Neon GTO Comparison & Capacitance Tutorial (Public Thread)
3 3

3 posts in this topic

Capacitance Tutorial

By:Telford Dorr

Direct Tutorial Link for Board Patrons & Board Vendors

Updated 8/22/09

This is a tutorial on a basic comparison on Neon GTO cable products put our by various manufacturers and how they compare to one another. How capacitance differs in various solid conduits but most importantly what toll they can put on your transformers. Video demonstrations to neon transformers reactions to loads of neon filled lamps, Hg filled lamps, and heavy capacitive loads

Included are some basic charts and video demo's of my trip over to Telford Dorr's Laboratory with samples of various GTO products. A big thank you to Telford, it was a big joy to come over, spend a few hours learning a great deal and having some good conversation.

We will update and revise this tutorial with information as we get it

Manufacturers used for this comparison

  • Tecnolux
  • Transco
  • Neon Power Pro
  • Tuf-hide

Capacitance Video Demonstration

Still%203.jpeg

Share this post


Link to post
Share on other sites

Cool video you guys put together, but you won't get me anywhere near that stuff!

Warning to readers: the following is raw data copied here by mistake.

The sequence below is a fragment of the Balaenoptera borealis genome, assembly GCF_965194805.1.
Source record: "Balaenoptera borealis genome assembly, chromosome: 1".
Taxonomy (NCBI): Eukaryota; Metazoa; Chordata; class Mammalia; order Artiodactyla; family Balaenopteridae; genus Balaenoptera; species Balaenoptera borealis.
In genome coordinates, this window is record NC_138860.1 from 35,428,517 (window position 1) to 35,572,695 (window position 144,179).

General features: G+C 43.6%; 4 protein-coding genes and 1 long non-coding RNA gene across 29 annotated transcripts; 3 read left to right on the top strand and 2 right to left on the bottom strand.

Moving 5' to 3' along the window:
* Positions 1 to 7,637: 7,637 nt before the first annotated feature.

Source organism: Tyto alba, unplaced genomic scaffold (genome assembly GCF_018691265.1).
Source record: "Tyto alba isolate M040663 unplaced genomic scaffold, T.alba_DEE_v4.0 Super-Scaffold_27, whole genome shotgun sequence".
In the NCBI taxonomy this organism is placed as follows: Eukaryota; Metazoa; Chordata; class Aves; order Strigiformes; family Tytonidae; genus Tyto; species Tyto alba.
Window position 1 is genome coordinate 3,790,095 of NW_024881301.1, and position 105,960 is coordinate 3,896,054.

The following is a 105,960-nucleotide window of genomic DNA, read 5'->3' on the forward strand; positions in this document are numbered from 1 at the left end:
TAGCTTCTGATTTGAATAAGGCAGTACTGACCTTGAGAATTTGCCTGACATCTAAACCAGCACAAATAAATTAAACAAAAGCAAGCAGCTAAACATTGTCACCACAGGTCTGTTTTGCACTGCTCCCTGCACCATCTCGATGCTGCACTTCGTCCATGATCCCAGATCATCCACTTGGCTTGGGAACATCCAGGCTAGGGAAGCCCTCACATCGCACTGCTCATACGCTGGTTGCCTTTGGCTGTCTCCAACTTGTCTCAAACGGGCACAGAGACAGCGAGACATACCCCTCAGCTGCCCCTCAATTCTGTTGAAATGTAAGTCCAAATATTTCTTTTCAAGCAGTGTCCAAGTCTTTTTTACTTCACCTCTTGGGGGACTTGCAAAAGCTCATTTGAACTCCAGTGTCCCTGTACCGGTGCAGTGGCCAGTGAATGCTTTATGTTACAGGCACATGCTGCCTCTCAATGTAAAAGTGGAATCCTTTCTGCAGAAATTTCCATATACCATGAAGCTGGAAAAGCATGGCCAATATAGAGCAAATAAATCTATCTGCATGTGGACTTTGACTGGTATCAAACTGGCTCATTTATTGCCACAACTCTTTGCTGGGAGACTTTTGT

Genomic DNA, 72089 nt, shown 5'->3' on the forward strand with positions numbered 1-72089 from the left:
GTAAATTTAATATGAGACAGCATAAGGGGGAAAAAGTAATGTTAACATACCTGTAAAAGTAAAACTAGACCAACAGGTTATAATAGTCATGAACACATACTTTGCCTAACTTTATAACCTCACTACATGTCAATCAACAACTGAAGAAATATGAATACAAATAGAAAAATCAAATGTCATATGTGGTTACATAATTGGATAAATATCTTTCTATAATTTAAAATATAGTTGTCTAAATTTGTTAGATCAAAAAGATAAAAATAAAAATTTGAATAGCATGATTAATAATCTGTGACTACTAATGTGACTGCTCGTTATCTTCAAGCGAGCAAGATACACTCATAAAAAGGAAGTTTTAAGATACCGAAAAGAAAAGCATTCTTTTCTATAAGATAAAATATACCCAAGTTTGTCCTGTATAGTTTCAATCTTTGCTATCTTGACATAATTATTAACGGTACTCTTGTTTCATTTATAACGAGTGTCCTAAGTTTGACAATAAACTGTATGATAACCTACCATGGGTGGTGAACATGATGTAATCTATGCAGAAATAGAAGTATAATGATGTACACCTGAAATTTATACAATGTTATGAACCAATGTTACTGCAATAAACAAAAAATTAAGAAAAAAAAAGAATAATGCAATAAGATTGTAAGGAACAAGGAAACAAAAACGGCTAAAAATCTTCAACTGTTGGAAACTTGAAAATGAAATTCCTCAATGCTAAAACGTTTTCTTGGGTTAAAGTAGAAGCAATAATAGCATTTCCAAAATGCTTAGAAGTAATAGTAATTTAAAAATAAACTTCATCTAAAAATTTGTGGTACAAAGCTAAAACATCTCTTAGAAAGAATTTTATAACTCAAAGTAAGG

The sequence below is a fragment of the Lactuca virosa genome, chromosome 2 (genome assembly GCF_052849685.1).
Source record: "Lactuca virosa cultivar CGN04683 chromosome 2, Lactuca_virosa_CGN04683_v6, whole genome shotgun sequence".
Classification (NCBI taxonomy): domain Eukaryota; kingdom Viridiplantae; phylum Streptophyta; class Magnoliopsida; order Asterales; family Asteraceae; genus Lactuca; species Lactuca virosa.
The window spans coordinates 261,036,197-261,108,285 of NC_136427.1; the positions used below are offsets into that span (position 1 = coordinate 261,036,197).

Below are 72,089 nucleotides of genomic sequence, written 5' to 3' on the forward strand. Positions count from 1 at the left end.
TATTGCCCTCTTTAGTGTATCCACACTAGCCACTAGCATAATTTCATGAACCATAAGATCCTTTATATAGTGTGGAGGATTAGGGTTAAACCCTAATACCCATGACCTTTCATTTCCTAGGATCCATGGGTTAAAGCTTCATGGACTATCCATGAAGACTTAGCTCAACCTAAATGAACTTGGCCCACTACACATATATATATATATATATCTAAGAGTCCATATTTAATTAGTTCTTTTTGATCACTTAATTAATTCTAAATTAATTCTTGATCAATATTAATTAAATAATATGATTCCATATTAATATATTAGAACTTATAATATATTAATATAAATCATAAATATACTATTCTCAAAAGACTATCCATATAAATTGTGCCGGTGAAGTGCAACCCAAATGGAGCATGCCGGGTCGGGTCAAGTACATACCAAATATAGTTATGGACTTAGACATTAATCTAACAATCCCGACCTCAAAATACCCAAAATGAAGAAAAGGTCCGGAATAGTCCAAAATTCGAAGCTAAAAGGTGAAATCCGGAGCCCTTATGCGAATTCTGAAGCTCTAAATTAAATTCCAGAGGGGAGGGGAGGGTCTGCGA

Share this post


Link to post
Share on other sites
Cool video you guys put together, but you won't get me anywhere near that stuff!

Actually, it's not all that dangerous, if you're conscientious and careful. You notice I use a switch-box, in plain sight and away from everything else, to control the power? Also, note that I'm standing at the end of the table, well away from anything energized, with empty space behind me. Also note that I unplug the trannie power test cord if I'm going to lean over the table to make a wiring change. Also note that the 3-wire power test cord has ring terminals crimped onto the wires so that they can't accidentally come off of the trannie, and that the trannie is grounded.

Erik's view from the side of the table makes it look way more dangerous than it actually is.

Working with electricity can be as safe or as dangerous as one chooses to make it.

It's kinda like inspecting the running engine of your car - you want to avoid sticking your hand into the fan...

Share this post


Link to post
Share on other sites

Create an account or sign in to comment

You need to be a member in order to leave a comment

Create an account

Sign up for a new account in our community. It's easy!


Register a new account

Sign in

Already have an account? Sign in here.


Sign In Now
3 3